All existing supply or service contractors (at the prime and subcontract level) that meet the OFCCP’s jurisdictional thresholds must register and certify compliance with the AAP requirements. New contractors have 120 days to develop their AAP(s), and must register and certify compliance through the Contractor Portal within 90 days of developing their AAP(s). At present
As discussed in our previous post, multiple federal courts have issued preliminary injunctions blocking the Biden Administration’s COVID-19 vaccine mandate for employees of federal contractors. On January 27, 2022, the United States District Court of Arizona issued a new and additional injunction barring enforcement of the mandate within the State of Arizona. In so doing, the Arizona court added to the injunctions previously issued by the U.S. District Courts for the Eastern District of Kentucky, Western District of Louisiana, Eastern District of Missouri, Middle District of Florida, and Southern District of Georgia.
The Georgia injunction is the only one of the rulings that applies nationwide. Like the Arizona injunction, the Missouri, Florida, and Kentucky injunctions are limited to specific states (collectively, Kentucky, Ohio, Tennessee, Missouri, Nebraska, Alaska, Arkansas, Iowa, Montana, North Dakota, South Dakota, Wyoming, and Florida). The Louisiana injunction is also limited, but its limitations are based on entities rather than geography; it applies to contracts and other agreements between the federal government and the governments of Louisiana, Mississippi, and Indiana. The Biden Administration has appealed these earlier decisions; we expect that an appeal of the Arizona decision to the Ninth Circuit will likewise be forthcoming.
At the same time, the Biden Administration’s other primary COVID-19 initiative for large employers — the vaccination and testing emergency temporary standard issued by the Occupational Safety and Health Administration (the so-called “OSHA Mandate”) — was stayed by the United States Supreme Court on January 13, 2022. In the wake of that decision, OSHA announced on January 25, 2022 that it is withdrawing the enforceable emergency temporary standard.
While the Supreme Court’s decision halted immediate application of the OSHA Mandate, the emergency temporary standard qualifies as a proposed rule for purposes of OSHA’s notice-and-comment rulemaking process under 29 U.S.C. § 655, and OSHA has announced that it will continue to consider the emergency temporary standard pursuant to that process. Accordingly, OSHA could attempt to promulgate a final rule (as opposed to an emergency temporary standard) that addresses vaccines or testing requirements.
The rest of this post consists of (1) an overview of the Arizona decision regarding the federal contractor vaccine mandate; and (2) an update on the status of the other challenges to the federal contractor vaccine mandate, including the Kentucky, Louisiana, Missouri, Florida, and Georgia litigations.…
Several federal courts have issued preliminary injunctions blocking the Biden Administration from enforcing its federal contractor COVID-19 vaccine mandate. As discussed in our previous posts, President Biden issued Executive Order 14042 mandating that employees of federal contractors and subcontractors be vaccinated against COVID-19 and take various other workplace safety measures. Executive Order 14042 relies on the president’s authority under the U.S. Constitution and the Federal Property and Administrative Services Act (“FPASA”) to effectuate this policy. Prior to issuance of the injunctions, contractors were required to have covered employees fully vaccinated by January 18, 2022.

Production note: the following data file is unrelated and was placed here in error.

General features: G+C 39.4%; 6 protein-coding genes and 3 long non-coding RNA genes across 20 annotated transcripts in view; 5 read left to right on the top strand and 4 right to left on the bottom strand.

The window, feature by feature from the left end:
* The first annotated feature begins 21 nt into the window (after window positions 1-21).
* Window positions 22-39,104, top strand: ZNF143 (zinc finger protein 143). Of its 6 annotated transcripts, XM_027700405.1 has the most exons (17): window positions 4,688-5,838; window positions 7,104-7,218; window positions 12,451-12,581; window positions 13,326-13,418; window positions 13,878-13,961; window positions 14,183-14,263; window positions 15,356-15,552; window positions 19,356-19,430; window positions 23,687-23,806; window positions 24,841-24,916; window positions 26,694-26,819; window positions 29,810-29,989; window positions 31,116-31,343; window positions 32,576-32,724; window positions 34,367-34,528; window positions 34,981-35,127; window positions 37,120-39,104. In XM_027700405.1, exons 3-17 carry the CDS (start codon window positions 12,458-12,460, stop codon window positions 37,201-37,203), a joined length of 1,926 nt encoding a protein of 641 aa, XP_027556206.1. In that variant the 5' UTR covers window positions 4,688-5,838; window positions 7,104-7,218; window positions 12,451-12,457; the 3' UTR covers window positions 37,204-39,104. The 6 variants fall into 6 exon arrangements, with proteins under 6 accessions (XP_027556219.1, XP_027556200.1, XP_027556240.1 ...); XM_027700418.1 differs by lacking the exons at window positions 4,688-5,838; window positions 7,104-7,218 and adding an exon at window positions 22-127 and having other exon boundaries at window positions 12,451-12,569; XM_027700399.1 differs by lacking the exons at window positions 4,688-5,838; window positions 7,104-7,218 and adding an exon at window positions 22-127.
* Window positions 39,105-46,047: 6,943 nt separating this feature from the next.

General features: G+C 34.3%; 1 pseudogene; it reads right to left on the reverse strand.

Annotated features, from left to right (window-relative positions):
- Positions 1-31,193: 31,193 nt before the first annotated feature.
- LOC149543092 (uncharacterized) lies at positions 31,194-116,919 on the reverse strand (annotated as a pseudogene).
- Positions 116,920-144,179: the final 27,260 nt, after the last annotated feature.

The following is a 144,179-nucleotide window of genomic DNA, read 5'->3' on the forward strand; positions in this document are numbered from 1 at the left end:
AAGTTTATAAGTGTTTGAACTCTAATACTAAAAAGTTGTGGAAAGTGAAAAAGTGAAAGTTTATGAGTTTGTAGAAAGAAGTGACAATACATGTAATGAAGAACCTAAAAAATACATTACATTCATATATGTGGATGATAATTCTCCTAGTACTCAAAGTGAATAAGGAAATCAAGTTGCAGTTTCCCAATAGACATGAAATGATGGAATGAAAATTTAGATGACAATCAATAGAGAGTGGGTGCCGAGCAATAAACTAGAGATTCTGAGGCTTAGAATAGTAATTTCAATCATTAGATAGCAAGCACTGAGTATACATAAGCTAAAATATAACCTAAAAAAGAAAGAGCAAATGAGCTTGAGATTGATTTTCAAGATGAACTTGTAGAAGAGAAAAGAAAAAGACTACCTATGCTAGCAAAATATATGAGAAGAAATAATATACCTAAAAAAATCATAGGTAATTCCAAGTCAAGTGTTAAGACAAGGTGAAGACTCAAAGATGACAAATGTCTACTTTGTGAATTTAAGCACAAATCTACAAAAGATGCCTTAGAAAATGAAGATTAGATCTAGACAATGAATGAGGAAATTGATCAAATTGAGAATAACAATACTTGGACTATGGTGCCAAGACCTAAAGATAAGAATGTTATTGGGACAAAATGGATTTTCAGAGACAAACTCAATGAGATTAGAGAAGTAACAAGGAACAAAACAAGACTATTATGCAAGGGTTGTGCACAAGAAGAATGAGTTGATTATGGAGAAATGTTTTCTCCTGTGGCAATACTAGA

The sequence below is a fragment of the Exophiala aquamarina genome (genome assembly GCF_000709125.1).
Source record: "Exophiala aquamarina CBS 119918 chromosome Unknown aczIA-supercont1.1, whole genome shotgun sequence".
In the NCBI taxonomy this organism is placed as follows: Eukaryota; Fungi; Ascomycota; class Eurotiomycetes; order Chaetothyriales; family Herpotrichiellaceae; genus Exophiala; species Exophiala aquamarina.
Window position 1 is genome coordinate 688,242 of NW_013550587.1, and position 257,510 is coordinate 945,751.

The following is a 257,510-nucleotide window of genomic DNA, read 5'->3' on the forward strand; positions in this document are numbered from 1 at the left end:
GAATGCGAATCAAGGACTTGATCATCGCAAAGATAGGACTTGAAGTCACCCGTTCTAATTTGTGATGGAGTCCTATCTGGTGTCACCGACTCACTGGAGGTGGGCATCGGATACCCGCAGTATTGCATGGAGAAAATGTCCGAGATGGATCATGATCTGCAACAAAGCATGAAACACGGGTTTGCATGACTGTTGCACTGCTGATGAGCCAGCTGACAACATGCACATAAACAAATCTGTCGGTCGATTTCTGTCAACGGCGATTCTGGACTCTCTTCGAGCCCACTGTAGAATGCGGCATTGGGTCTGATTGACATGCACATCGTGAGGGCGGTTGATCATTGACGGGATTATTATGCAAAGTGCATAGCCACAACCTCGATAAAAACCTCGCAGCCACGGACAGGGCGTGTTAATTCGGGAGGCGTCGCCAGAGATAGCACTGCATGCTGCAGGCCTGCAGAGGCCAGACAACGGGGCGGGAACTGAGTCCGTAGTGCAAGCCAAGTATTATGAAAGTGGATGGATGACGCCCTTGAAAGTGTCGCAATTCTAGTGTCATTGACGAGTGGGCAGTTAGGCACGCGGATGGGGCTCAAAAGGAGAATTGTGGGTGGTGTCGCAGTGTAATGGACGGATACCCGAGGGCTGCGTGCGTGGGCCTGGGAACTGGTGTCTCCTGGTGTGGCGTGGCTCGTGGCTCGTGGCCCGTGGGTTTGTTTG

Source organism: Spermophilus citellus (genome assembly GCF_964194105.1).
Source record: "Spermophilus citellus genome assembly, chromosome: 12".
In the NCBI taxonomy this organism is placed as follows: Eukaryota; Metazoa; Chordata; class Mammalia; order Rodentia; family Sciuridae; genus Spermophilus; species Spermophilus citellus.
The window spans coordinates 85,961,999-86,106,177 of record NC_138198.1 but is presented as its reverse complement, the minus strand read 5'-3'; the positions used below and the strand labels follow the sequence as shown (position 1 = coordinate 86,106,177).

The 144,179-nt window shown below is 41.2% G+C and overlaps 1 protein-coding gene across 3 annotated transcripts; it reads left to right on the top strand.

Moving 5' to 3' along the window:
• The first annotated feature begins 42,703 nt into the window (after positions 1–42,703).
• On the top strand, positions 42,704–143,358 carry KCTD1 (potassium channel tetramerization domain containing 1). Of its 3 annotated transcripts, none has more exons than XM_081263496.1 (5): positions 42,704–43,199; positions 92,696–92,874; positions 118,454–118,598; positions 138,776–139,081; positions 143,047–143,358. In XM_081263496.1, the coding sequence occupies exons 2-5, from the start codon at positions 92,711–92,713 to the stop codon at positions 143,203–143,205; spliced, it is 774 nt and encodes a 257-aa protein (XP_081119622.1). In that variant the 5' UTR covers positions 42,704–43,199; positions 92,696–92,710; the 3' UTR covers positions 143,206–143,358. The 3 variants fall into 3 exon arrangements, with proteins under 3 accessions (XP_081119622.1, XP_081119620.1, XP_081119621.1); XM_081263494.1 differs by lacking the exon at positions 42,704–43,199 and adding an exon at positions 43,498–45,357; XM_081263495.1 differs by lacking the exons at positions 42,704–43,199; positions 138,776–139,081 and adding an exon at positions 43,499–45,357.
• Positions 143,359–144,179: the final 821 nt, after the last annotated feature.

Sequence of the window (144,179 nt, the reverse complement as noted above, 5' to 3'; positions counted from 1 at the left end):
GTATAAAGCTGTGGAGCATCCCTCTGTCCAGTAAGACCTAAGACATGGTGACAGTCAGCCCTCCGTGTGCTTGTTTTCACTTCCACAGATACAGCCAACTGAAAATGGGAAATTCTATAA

Continue Reading Contractor COVID-19 Vaccine Mandate Blocked Nationwide – UPDATE
On September 24, the Safer Federal Workforce Task Force released guidance on workplace safety protocols for federal contractors and subcontractors related to COVID-19 (“the Guidance”). The Guidance was issued pursuant to President Biden’s Executive Order on Ensuring Adequate COVID Safety Protocols for Federal Contractors.
As expected, the Guidance covers a broad range of contract types and contractors, and mandates COVID-19 vaccinations for covered contractor employees along with masking and social distancing measures to prevent the spread of the disease. But it also includes some unanticipated exceptions. The Guidance sets baseline requirements under the Executive Order that are expected to be updated over time and implemented through a contract clause that will be issued by the Federal Acquisition Regulatory (“FAR”) Council. Federal contractors should carefully examine the Guidance and ensure that they are prepared to timely comply as well as monitor for and adapt to any updates from the Task Force.
Our prior post on the Executive Order can be found here.…
On September 9, the Biden Administration released a number of new details for its Path out of the Pandemic that will impact U.S. Government contractors and a number of other individuals and entities. In addition to requiring most executive agency employees to receive COVID-19 vaccines, the Administration plans to mandate that executive agency contractors and subcontractors, with some exceptions, impose similar requirements on their employees pursuant to an executive order that will fully go into effect on October 15, 2021. The overall impact of the executive order will not be clear until additional details are released in the coming weeks, but government contractors should begin considering the implications of the new requirements and take steps to ensure timely compliance.
Continue Reading COVID-19 Vaccine Requirements for U.S. Government Contractors